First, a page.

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How to initialize a Singleton mongo connection with expressjs

perigk profile image Periklis Gkolias ・1 min read

I am trying to initialize a mongo Singleton connection with expressjs in the app/server.js file, in an async manner. I want to use the native driver and not Mongoose or something similar.

The whole internet is filled with bad patterns (IMHO) that open a new connection with each request.

Has anyone tried and succeeded in the former? Any link or advise will be appreciated.

For example

// app.js
let client = await initMongoConnection()

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What I do is initialize the database connection, plus any other asynchronous initialization I need to do, and then bootstrap the entire application and send the connection to any component that needs it.

So basically what your snippet is hinting at:

initDatabase()
  .then(startApp)

const startApp = db => {
  const app = express()
  app.use('/', makeApi(db))
  app.listen(PORT, () => console.log(`Server started on port ${PORT}`))
}

You can check this project I built a while ago for a complete example.

 

Your approach looks very interesting. And cleverly simple as hell. I was trying to do it strictly with await calling anonymous functions on the fly, but this looks very promising :)

Thanks a lot

 

Glad it helped :)

this looks very promising

I hope this was an intended pun :D

hahaha, no I just noticed what I did :D

 

I've used a few patterns:

  1. Create a connection to the DB before the app starts, provide the db connection to who needs it. @avalander provided an example.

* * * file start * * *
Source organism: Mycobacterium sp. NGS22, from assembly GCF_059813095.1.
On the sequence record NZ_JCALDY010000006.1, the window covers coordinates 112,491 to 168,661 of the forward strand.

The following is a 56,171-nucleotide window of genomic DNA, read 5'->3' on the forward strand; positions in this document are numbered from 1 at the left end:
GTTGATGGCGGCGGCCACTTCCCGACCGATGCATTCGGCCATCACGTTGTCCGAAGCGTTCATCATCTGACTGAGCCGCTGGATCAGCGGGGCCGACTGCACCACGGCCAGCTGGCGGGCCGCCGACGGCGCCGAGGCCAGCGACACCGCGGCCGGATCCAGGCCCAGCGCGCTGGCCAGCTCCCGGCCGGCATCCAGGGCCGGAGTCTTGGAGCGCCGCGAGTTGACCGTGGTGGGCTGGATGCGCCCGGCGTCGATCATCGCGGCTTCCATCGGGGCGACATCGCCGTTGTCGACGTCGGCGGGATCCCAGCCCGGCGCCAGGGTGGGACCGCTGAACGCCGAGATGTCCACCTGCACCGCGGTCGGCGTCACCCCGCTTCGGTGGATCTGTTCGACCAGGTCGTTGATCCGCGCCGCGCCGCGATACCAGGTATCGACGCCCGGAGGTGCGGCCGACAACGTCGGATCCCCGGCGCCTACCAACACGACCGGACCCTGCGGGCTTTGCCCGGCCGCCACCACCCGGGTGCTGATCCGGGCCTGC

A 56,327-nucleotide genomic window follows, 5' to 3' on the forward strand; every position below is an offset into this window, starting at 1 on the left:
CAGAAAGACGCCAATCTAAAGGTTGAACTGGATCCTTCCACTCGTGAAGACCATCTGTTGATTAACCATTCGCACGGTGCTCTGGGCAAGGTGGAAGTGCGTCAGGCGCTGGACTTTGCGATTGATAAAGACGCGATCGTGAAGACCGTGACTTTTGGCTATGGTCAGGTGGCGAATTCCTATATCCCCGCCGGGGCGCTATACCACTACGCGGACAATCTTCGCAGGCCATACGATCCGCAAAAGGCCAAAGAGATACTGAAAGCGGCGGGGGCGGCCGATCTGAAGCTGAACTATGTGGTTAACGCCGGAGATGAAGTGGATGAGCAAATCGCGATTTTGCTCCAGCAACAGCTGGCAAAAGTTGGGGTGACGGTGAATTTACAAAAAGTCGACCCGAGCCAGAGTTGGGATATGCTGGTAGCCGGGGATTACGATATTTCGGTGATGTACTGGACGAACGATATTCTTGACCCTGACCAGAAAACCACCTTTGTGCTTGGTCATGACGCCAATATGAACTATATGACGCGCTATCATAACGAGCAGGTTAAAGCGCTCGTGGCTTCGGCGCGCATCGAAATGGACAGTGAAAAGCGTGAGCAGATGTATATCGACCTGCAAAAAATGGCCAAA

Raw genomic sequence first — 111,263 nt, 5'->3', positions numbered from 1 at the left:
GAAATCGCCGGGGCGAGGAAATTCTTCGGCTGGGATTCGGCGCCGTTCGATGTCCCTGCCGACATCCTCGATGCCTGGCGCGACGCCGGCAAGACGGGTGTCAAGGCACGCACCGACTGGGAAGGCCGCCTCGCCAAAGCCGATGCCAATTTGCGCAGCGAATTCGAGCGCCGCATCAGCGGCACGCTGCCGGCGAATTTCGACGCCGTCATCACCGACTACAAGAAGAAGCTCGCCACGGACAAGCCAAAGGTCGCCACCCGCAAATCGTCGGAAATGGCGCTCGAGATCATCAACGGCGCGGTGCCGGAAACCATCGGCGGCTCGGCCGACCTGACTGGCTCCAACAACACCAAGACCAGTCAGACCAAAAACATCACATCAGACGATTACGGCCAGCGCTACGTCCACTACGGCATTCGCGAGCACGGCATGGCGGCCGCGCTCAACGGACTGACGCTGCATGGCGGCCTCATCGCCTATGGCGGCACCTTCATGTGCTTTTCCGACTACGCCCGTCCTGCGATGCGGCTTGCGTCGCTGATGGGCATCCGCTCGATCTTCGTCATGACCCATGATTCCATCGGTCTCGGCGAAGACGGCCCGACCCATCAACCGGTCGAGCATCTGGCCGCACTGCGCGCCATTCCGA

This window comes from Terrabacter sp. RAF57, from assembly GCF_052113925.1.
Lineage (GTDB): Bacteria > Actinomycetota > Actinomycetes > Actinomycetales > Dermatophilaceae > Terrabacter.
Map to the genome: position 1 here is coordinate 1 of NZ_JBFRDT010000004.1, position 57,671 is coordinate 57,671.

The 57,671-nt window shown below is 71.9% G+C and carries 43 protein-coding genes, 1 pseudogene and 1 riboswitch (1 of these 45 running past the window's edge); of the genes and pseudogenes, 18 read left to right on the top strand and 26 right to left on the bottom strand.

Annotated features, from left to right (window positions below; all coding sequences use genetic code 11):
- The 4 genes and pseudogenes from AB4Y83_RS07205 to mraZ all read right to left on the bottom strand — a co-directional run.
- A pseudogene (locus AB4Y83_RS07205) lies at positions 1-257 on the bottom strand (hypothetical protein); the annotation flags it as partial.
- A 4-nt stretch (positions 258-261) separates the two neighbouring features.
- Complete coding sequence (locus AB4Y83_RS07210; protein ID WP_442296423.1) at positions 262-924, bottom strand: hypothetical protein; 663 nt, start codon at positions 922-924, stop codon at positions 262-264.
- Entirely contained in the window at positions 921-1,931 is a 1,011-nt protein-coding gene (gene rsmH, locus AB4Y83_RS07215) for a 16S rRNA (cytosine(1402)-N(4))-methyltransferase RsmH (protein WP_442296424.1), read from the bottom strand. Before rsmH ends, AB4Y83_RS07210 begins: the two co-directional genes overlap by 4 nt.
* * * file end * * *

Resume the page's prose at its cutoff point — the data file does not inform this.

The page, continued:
2. Create a map of database connections. This is the same as the first setup, but allows you to have multiple db connections open in a "pool" based upon users. (This was done due to having to connect to multiple databases)
  3. Use Dependency Injection using a lib, your own, or framework (hello nestjs)

I personally find the DI setup is the easiest, but requires the most legwork to get setup. The architecture scales better once you have more dependencies, or dependencies of dependencies or more complexity beyond waiting for 1 thing to "load". (you need to get a config to load before starting mongo, passing extra DB connections to multiple controllers, etc)

Generally opening 1 mongodb connection per request is the worst way to go about things, unless you only have 1 endpoint and or client-side caching or some other layer of caching.

 

Apart from too many articles, I have seen in actual apps too, unfortunately (the one connection per request). I will have a look at nest.js